Legalized prostitution neatly sweeps under the wraps the insidious human rights catastrophe of the global human/sex trafficking industry. Women ensnared in that are literally forced into brutal sex slavery; bought and sold, beaten and raped over and over and over. Approximately 80% of those trafficked are women and girls. The average age of a trafficking victim is 14. The average life span once trafficked is 4 years. The victims usually die from HIV/AIDS related complications after being forced (often violently) to give unprotected sex to their male purchasers. Legalizing and sugar-coating the exploitation of women does not protect our human rights. It undermines them.

A genuine unity and people’s movement doesn’t consider women’s suffering irrelevant, or as a trivial “special interest”, or as titillating grist. Nor does it function as a microcosm of this capitalist economy with men competing for all the power, wealth, and status at the top while women serve as mere cheerleaders and poster children only to be trotted out for the convenience and benefit of male privilege.

Women deserve safety and decriminalized from doing what they have to do in order to survive, but women also deserve to have real options. As 51% of the population, women should be 51% represented in all mainstream jobs, instead of being herded into pink collar-ghettos, and the sub-poverty glass ceiling of Wal-Mart with the exploitative sex industry as the only other option available for poor women for whom college and grad school is as out of reach as a day trip to Sedna while male high school drop-outs and ex-felons get all the good-paying blue-collar union jobs in the skilled trades and all of the opportunities and hope for a better life that goes with that at the expense of women’s exclusion.

Women make up more than half of the 99%. Where is our liberation from male oppression and domination through rape, “honor killing”, FGM, hiring and pay discrimination, sexual and reproductive slavery, human trafficking, sexual exploitation, and domestic violence which are the all too common realities of women’s lives every day?  These are the realities that are disproportionally inflicted on poor and marginal women by men in the 99%. Yet these are all dismissed as “special interest issues” that are accepted as part of “the price of being born female”, which is why anti-oppression is needed.  And that is why a movement of unity for real social and economic change must be willing to accept constructive criticism and not get offended when male privilege is challenged.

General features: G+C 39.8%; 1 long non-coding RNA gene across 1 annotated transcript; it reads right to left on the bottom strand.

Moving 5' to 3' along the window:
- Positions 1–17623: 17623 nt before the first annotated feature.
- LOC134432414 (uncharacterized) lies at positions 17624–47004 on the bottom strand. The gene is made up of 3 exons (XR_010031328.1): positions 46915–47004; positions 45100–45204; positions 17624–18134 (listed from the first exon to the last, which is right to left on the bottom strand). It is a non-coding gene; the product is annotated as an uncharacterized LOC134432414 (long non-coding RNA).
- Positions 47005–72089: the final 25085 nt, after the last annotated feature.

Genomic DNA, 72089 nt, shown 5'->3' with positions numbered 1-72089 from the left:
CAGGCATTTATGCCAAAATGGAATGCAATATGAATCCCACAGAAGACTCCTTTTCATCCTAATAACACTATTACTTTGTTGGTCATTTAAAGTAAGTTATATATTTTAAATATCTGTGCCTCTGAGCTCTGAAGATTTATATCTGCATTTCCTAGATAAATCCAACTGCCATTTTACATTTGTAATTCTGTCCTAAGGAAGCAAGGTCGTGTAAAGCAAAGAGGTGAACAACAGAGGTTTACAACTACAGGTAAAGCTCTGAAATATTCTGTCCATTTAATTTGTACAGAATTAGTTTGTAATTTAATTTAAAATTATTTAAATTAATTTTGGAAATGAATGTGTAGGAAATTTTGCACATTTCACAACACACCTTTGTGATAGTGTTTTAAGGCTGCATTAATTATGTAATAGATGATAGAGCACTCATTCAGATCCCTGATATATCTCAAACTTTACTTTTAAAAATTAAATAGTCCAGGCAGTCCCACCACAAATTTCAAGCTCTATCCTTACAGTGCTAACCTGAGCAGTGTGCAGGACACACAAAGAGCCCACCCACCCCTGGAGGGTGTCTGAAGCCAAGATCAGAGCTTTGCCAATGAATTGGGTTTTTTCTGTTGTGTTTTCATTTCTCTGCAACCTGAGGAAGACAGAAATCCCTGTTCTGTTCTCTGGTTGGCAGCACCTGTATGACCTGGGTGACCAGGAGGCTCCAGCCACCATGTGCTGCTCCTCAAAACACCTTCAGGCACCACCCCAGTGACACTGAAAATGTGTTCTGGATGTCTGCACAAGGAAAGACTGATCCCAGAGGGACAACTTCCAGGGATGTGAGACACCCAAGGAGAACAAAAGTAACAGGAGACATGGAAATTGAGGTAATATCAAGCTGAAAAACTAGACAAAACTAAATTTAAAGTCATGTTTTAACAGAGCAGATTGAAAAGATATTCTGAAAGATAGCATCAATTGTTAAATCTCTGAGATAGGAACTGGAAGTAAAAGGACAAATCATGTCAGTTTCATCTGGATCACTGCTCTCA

What is uplifting, unifying, or liberating about Occupy camp facilitators designating untrained peers as “marshals” to serve as the “sexual assault response team” to deal with the rapes — not by offering rape kits that include emergency contraception and STD testing/treatment, and the arrest/removal of the rapist, but by counseling (read: pressuring) the women who’ve been raped against going to the police? (Not that the criminal justice system has ever been any panacea for women, especially rape victims — police, lawyers, and judges are products of the same patriarchal, misogynist, fetid capitalist sepulcher that has always oppressed and abused women through unearned male privilege at women’s expense. )

I have no interest in being ill-used and thrown under the bus for the sake of “solidarity” with fauxgressives just so that men can get justice while nothing changes for the better for poor women of all races.

If destitute and marginal women of all races are at these camps, it is because this shit is real for us. We have been the most oppressed, the most excluded, the most downtrodden, and the most harmed by the inherent injustices of capitalism which is inherently a gender war. Chronically poor and marginal women don’t have the safety nets that young working class and middle class white males have: the freedom from potentially life-threatening unwanted pregnancy, or the privilege of a job and/or families with resources to return to at the end of all this.

Jobless Women, the Economically Disappeared, Betrayed by Progressives and Petty Bourgeoisie Feminists Again

August 5, 2011

By Jacqueline S. Homan, author: Classism for Dimwits and Divine Right: The Truth is a Lie

The middle class “feminists” who claim to be allies of their poorest and most downtrodden “sisters” haven’t a clue what a poor woman’s daily struggle in deep poverty is like.

Even the most generous, non-materialistic middle class “allies” of America’s poorest women refused to comprehend or accept the poor welfare mother’s preoccupation with their very urgent and pressing need for money.

Most of these so-called allies, who have never lived the savage realities of destitution and being among the ranks of America’s economically disappeared, viewed poor women’s concerns about money as an “entitlement mentality.”